Researchers claim to have found possibly oldest figurative tattoos in the world on two 5000-year-old mummies found in Gebelein in the southern part of Upper Egypt.
Archaeologists revealed ancient boxing gloves that were unearthed at Vindolanda fort by Hadrian’s Wall, northern England.
An underground chamber dating back 2000 years has been uncovered during work to build a house in Ness on the Isle of Lewis, Outer Hebrides, Scotland.
Excavations of a 2000-year-old Iron Age house, known as a broch, in Assynt, West coast of Scotland, uncovered new clues on the site’s history and its.
A dog walker in Newtown, Somerset, United Kingdom, discovered a skull on the banks of the River Sowy in March last year. Now, scientists have confirmed it belonged to an Iron Age woman.
Archaeologists uncovered a Bronze Age grave in an area where the new Drumnadrochit Medical Centre is being developed, in Drumnadrochit, near Loch Ness, Scotland.
A Norman-era defensive structure built 800 years ago was found on the lands of Mount Stewart Trust Estate, Ards peninsula, Northern Ireland. the site has been detected by LIDAR and has been unnoticed so far because of dense vegetation cover.
Non-invasive archaeological research with use of geophysical measurements has possibly revealed that a Medieval Norse parliament might have met at the Iron Age Thing’s Va Broch near Thurso, North Scotland.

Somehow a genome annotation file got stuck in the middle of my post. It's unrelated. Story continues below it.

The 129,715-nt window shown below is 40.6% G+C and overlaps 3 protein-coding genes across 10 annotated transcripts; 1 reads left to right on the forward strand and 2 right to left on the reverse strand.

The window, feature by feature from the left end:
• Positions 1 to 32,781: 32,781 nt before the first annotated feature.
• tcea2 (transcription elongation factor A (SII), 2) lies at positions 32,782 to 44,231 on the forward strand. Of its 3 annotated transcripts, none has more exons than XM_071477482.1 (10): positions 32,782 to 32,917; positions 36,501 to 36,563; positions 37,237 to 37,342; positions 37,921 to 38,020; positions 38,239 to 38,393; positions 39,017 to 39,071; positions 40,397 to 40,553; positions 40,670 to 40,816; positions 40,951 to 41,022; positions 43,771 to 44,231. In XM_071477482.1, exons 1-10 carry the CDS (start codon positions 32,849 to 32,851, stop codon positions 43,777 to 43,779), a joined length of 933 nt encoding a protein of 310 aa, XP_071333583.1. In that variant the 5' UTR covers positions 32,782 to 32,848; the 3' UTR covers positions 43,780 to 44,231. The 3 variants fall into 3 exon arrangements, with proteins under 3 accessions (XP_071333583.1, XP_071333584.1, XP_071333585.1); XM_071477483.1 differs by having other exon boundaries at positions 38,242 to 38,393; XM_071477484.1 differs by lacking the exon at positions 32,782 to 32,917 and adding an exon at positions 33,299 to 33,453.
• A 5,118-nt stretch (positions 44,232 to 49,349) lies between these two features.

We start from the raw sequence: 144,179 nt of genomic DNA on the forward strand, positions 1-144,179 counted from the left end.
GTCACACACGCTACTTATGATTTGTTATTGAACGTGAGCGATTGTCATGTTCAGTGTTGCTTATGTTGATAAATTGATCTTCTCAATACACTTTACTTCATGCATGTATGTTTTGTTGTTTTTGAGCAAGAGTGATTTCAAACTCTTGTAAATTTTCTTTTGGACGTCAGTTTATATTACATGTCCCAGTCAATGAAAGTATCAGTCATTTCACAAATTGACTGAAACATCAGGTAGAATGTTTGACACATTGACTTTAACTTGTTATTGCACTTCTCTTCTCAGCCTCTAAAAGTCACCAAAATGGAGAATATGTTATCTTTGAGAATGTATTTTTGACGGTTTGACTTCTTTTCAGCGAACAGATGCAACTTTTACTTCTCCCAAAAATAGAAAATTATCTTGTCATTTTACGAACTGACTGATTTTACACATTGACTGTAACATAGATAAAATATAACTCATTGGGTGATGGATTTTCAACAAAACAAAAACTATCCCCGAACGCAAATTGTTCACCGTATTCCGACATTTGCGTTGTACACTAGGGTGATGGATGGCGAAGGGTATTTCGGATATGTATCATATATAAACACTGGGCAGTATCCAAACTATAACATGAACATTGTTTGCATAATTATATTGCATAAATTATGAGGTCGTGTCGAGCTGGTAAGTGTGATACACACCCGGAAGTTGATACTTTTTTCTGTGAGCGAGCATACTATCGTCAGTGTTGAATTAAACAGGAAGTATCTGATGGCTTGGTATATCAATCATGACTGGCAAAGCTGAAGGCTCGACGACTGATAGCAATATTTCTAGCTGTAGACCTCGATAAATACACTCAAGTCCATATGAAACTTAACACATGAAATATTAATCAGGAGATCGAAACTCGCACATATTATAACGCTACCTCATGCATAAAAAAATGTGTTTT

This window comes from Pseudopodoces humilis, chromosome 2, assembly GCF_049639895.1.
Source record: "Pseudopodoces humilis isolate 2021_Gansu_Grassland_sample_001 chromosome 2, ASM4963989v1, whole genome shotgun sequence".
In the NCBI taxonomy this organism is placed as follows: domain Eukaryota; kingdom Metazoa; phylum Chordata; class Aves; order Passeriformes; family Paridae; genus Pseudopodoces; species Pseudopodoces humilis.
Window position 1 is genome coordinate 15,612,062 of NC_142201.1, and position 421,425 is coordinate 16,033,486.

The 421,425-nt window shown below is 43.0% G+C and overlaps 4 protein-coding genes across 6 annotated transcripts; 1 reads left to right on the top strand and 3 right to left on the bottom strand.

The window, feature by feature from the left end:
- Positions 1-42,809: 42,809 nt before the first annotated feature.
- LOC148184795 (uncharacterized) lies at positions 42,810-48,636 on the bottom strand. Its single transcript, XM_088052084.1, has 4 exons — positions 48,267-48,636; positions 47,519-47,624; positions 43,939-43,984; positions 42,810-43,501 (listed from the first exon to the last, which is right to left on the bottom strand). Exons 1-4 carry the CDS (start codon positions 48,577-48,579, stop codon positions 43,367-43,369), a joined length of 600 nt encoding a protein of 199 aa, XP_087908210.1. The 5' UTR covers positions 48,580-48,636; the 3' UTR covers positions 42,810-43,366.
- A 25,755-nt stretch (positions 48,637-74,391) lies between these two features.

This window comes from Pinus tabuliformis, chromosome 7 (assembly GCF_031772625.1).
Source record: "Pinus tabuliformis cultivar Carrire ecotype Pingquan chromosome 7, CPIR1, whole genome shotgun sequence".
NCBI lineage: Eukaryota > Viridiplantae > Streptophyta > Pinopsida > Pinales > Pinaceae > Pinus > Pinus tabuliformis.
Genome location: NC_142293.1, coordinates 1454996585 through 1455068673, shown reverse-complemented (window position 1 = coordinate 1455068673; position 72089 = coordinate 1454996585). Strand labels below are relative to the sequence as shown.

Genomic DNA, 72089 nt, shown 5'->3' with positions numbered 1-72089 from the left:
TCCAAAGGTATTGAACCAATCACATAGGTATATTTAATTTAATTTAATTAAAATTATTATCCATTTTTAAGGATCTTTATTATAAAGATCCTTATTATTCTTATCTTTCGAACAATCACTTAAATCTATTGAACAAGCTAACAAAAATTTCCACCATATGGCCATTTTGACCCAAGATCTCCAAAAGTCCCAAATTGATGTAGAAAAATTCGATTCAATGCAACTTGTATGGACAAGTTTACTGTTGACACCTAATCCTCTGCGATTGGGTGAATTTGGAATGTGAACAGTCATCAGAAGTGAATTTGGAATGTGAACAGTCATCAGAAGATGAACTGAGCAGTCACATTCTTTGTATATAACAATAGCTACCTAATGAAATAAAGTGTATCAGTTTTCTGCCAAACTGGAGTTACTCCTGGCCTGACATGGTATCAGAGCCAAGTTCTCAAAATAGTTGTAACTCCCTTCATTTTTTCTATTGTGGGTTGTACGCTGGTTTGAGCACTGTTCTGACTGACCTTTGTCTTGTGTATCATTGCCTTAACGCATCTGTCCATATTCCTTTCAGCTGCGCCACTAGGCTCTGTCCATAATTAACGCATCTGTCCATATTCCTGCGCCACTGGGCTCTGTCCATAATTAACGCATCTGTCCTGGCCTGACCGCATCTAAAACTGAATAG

A navigation tool, called an astrolabe, discovered in a shipwreck off the coast of Oman is believed to be the oldest known example of its type.
Remains of a MG J2 car manufactured in 1932 was found within a World War Two artillery position during excavations at Larkhill on Salisbury Plain, United Kingdom.
A wreck of British destroyer identified as HMS Pheasant has been identified near the island of Hoy, off coast of Orkney, Scotland, after having been sunk in 1917.
Archaeological fieldwork at the ancient Roman Vindolanda fort on Hadrian’s Wall, Northumberland, United Kingdom, lead to numerous Roman finds, among which are wooden toy swords, golden items, and two extremely rare cavalry swords.
Metal detectorists have discovered a rare gold pendant made of a Byzantine coin, dating back to the 6th century AD near Attleborough, Norfolk, United Kingdom.
Conservators discovered a frozen fruitcake on Cape Adare, Antarctic, left 106 years ago by the team of the British explorer Robert Falcon Scott in the oldest building on the continent.
A teenage metal detectorists discovered a hoard of Roman hacksilver in Fife, Scotland. The silver is believed to have been used by Roman soldiers to bribe Picts while passing through Scotland.
Archaeologists returned to excavate the Medieval Tintagel Castle located in Cornwall, which is a place usually linked with the legend of King Arthur, who was said to have been conceived there.
Archaeologists unearthed the remains of a Neolithic burial mound called Cat’s Brain in Pewsey Vale, close to the famous site of Stonehenge in Wiltshire, United Kingdom.
A metal detectorist discovered a significant hoard of 14 fragments of silver arm-rings, believed to date back to 10th century AD, in the Garff area of Island of Man.
Archaeologists discovered Roman pottery at the site in Ipplepen, Devon, United Kingdom, suggesting existence of a community trading widely with the Roman world.
A watercolour painting of a dead tree creeper bird, found in Antarctica’s oldest building in Cape Adare, Victoria Land, East Antarctica, revealed to be a made by a British scientist of the Scott expedition to the South Pole in 1912.